Rejection: Standup Comedians Need Laughs | You Need Readers
About a 3 minute read…
About a 3 minute read…Last week I wrote about dealing with adversity by comparing rejection to being cut from sports teams, and I’m going to expand on one of the important themes: perhaps the client you are pitching to is actually very intelligent and business savvy and the reason they don’t want to hire you is simply this: your work sucks.
I attend lots of stand-up (hyphens fix everything) comedy shows here in Vancouver, and I’ve seen some hilariously talented comedians like Ivan Decker, Vanessa Lever, and John Cullen. As with any area of specialty, however, there is the possibility of running across a…dud. I really shouldn’t be so amazed when I see this phenomenon occur, but it’s difficult to fathom just how awkward these situations are. A recent bombing-in-progress got me thinking though; stand-up comedy, for all its triumphs and failures, isn’t so different from copywriting. Standup comedians who drop awkwardness like its hot is the same concept as bloggers searching for readers in all the wrong places.
1. Jokes Are A Business (But Business Is No Joke)
Comedians make their living by telling jokes; the funnier an audience finds them the more shows they’ll be booked for and the more money they’ll make. Copywriters, marketers and brand identity gurus operate in much the same manner, their currency is just different. We make our living increasing the exposure of our clients to their potential clients; the more applicable our work is the more jobs we’ll get hired for and the more money everybody makes.
2. Jokes Are Subjective (So Is Writing)
Everything a comedian delivers is subject to factors that are impossible to foresee. Whether a person finds a joke to be humourous or not is totally up to that particular person, their personal tastes and what mood they happen to be in at the time. Business operates the same way, clients have their own unique challenges and situations (not to mention physical location) that will affect their opinions of your writing, not the least of which being the relevance of your work to their services.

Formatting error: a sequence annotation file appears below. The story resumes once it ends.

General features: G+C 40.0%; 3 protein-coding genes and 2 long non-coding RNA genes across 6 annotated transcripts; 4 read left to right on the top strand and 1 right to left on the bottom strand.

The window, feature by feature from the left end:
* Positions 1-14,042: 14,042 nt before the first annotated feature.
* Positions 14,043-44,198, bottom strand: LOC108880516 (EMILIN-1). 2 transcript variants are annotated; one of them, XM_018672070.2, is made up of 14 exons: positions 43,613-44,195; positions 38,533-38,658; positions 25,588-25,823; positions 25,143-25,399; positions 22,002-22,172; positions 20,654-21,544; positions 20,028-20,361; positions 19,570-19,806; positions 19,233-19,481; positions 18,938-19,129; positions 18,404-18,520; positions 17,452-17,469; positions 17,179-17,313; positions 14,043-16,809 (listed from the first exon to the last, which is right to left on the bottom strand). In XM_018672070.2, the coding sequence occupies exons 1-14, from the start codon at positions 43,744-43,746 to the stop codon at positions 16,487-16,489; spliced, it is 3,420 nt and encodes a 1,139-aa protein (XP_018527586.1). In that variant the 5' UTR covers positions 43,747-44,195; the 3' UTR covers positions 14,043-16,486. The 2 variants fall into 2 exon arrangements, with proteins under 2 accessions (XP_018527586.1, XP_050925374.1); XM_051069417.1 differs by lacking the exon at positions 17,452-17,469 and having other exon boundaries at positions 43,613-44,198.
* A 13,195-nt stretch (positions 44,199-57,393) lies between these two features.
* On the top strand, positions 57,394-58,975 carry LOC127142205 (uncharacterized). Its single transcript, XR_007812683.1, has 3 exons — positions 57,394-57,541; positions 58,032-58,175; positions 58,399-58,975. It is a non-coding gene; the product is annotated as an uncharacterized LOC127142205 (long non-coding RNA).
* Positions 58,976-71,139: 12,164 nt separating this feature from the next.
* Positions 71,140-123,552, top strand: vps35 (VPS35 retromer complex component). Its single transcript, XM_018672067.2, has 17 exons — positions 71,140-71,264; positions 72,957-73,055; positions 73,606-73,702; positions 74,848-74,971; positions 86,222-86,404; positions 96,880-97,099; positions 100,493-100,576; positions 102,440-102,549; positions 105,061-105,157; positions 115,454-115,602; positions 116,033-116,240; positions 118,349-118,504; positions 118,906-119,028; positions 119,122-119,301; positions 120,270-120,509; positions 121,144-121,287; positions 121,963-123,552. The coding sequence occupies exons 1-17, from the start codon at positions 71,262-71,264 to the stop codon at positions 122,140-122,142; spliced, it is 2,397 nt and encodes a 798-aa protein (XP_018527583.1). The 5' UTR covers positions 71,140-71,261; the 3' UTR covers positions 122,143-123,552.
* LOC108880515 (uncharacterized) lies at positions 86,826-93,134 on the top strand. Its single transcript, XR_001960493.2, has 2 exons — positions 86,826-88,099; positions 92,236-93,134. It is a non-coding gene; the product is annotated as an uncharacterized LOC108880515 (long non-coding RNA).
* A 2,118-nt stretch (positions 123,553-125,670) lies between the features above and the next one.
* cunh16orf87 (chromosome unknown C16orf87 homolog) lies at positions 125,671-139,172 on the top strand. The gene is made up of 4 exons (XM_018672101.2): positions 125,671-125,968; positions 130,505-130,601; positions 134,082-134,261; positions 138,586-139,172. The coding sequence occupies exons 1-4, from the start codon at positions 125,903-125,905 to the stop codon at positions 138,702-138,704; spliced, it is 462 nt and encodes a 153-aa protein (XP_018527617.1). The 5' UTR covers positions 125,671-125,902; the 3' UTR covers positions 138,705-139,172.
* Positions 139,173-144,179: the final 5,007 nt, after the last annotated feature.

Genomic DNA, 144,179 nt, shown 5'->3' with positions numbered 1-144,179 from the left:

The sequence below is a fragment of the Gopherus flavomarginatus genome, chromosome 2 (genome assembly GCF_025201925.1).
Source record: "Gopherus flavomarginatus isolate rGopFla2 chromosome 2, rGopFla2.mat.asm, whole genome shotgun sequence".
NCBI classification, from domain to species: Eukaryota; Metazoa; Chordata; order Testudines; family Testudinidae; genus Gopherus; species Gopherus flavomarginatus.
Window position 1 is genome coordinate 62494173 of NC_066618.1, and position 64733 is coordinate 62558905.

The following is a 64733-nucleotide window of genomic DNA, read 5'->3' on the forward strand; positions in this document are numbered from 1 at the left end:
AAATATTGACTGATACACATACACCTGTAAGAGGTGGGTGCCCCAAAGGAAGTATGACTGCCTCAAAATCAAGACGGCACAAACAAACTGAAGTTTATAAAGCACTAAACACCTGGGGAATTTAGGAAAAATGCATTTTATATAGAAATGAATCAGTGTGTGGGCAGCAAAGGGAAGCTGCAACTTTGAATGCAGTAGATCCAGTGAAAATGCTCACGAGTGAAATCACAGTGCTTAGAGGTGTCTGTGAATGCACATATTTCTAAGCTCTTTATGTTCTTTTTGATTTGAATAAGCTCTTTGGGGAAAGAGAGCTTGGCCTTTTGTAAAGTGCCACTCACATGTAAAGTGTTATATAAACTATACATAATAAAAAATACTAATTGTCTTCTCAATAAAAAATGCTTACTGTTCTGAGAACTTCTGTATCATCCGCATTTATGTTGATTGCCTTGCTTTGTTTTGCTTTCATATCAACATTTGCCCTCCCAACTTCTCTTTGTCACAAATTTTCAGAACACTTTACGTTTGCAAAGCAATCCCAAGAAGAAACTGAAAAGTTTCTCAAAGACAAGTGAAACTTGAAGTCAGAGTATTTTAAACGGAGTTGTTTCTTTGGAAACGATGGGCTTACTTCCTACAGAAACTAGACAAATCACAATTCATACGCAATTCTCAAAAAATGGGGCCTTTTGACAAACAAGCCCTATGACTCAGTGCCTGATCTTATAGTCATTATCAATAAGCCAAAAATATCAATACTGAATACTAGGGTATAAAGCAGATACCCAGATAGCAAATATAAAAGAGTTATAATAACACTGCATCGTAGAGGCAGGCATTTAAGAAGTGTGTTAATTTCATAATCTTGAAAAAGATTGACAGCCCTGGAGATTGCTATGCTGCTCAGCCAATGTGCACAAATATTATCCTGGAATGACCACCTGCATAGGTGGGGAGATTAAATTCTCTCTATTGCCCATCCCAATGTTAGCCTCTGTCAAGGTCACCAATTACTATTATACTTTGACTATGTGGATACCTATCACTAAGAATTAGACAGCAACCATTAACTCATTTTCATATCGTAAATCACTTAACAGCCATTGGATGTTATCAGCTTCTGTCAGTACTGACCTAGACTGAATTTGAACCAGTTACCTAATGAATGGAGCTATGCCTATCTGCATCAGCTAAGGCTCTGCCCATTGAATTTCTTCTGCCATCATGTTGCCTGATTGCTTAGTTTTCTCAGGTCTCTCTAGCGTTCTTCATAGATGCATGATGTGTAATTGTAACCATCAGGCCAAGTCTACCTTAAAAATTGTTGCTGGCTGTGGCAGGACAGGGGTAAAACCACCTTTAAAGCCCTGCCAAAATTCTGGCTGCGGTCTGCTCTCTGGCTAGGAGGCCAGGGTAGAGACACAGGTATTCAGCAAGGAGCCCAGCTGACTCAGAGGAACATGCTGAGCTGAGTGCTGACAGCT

3. Tell Different Jokes, Or Get Off The Stage
Here we make the distinction: there are unmitigating factors at work when you deal with a new client and it’s your job to dig deeper and discover the unique characteristics of a project. When a stand-up comedian is BOMBING on stage, there’s two paths to take, and I recently watched both scenarios play out in the same night.
One young man kept things classy as he fought to remember his material, he was honest with the crowd and he talked everyone through it. The audience was sympathetic and it was actually a super funny event to be a part of. He vowed to be more prepared next time, and in doing so accepted the responsibility for his failure.
Then There’s Denial
Another gentleman who performed that night…wow. The crowd wasn’t appreciative of his unique approach to super-offensive (which totally works sometimes) humour, so he proceeded to beg for laughs and ultimately resorted to insulting the crowd and their lack of understanding for his ‘work’. This was not the most tactful approach. If only this ruiner o’ the moment would have appreciated the fact that he needed to modify his material based on his audience’s reaction. If people aren’t reading your work, perhaps the work is the issue.
When dealt a big thumbs down from a potential client, are you honest with yourself and the fact that your work simply isn’t up to par, or are you the rage-aholic who blames your propensity for rejection on everyone but yourself? This applies to anything you might be attempting to create; Corb Lund was a small-time rocker who took a long time to arrive on the Canadian music scene, but he always turned back to improving his music whenever he was faced with rejection.
A tried and true method to live by is to constantly look in the mirror. Always maintain honesty with the absolute most important client in your life: yourself.
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Photo Cred: Flickr user MiiiSH